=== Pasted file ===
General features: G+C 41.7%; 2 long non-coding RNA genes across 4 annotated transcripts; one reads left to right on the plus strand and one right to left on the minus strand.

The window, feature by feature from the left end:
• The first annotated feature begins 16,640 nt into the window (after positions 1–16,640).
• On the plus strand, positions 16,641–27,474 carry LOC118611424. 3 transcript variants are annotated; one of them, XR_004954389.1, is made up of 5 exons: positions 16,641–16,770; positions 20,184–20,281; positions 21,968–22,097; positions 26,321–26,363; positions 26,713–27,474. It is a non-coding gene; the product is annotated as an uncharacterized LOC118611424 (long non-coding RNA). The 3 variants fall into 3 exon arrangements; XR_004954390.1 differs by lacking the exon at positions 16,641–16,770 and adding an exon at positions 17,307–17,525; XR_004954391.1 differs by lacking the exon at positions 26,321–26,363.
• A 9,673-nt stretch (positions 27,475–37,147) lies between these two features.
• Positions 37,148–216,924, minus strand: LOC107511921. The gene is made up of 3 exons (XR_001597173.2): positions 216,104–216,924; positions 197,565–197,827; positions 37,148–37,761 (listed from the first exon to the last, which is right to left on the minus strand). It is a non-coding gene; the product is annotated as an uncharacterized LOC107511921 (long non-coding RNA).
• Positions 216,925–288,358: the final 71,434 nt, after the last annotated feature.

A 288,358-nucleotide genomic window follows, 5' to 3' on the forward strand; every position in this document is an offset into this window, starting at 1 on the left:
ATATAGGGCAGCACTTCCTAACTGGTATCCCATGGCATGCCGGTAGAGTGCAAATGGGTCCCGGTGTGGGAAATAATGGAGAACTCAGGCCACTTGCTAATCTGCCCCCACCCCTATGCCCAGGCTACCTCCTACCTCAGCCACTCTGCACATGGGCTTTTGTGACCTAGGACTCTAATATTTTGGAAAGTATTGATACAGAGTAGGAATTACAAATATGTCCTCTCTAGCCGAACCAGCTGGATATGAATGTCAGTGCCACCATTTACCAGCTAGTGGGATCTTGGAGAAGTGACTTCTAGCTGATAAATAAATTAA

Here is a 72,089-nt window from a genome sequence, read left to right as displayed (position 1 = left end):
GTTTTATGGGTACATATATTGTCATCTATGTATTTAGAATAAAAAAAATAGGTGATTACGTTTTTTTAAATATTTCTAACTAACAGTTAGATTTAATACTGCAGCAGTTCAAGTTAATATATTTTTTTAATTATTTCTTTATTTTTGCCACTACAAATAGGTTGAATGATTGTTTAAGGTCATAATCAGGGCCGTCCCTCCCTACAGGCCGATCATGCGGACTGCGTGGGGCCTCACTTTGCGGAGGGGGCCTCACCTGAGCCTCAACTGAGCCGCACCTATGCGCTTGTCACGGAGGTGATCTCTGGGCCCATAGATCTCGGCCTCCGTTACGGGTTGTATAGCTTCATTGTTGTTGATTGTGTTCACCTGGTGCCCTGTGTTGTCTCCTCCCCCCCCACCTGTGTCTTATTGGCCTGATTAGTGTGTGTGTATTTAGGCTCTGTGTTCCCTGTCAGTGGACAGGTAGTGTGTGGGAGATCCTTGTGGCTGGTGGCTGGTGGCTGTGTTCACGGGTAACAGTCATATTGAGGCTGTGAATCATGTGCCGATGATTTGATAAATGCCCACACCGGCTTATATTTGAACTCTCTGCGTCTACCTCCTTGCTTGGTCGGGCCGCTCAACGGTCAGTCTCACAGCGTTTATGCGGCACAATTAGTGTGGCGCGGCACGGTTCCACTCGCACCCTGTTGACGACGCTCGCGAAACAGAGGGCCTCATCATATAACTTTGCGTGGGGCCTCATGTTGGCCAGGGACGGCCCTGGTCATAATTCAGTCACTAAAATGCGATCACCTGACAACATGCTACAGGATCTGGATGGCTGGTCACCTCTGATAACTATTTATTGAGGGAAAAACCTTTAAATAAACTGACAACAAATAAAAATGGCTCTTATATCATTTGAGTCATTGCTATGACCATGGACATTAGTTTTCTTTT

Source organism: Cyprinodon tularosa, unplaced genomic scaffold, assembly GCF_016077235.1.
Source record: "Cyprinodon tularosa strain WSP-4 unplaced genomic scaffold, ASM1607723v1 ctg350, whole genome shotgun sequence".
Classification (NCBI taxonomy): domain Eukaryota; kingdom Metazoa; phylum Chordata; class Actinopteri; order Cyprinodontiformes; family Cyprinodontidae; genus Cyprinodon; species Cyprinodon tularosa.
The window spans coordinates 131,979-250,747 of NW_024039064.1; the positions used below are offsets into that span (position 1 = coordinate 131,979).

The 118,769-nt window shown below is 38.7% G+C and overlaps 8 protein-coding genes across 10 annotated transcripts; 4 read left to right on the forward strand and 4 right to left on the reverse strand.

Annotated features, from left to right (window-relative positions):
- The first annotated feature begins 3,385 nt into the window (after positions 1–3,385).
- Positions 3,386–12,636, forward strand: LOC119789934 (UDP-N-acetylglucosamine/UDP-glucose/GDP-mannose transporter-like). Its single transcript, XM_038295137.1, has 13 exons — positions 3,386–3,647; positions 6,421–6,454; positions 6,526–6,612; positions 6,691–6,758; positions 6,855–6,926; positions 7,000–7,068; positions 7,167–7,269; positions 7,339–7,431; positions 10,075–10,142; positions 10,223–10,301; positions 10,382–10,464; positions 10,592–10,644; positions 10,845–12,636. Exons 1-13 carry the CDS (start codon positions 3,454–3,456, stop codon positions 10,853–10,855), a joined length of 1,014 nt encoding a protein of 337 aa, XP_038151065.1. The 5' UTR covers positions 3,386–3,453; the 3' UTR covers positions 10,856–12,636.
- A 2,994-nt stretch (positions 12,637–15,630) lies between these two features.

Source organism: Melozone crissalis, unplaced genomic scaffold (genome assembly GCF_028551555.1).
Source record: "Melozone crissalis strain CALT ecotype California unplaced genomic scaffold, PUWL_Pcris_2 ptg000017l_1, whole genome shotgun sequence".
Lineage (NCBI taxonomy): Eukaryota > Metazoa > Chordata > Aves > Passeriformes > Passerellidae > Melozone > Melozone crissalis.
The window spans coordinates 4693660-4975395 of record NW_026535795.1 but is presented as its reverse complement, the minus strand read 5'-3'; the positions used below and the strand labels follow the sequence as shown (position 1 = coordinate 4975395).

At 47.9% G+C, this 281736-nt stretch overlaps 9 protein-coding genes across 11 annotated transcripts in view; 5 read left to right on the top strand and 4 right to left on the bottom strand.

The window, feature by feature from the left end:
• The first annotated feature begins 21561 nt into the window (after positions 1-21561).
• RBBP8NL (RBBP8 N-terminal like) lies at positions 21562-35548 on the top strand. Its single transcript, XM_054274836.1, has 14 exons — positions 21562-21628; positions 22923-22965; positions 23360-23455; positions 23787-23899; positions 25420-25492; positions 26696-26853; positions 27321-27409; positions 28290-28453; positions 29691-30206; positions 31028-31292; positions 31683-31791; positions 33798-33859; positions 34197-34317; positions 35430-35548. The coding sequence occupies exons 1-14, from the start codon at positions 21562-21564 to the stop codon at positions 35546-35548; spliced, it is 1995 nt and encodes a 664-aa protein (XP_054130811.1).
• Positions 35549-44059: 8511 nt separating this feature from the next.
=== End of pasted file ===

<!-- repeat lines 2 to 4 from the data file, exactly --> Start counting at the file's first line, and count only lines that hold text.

The window, feature by feature from the left end:
• The first annotated feature begins 16,640 nt into the window (after positions 1–16,640).
• On the plus strand, positions 16,641–27,474 carry LOC118611424. 3 transcript variants are annotated; one of them, XR_004954389.1, is made up of 5 exons: positions 16,641–16,770; positions 20,184–20,281; positions 21,968–22,097; positions 26,321–26,363; positions 26,713–27,474. It is a non-coding gene; the product is annotated as an uncharacterized LOC118611424 (long non-coding RNA). The 3 variants fall into 3 exon arrangements; XR_004954390.1 differs by lacking the exon at positions 16,641–16,770 and adding an exon at positions 17,307–17,525; XR_004954391.1 differs by lacking the exon at positions 26,321–26,363.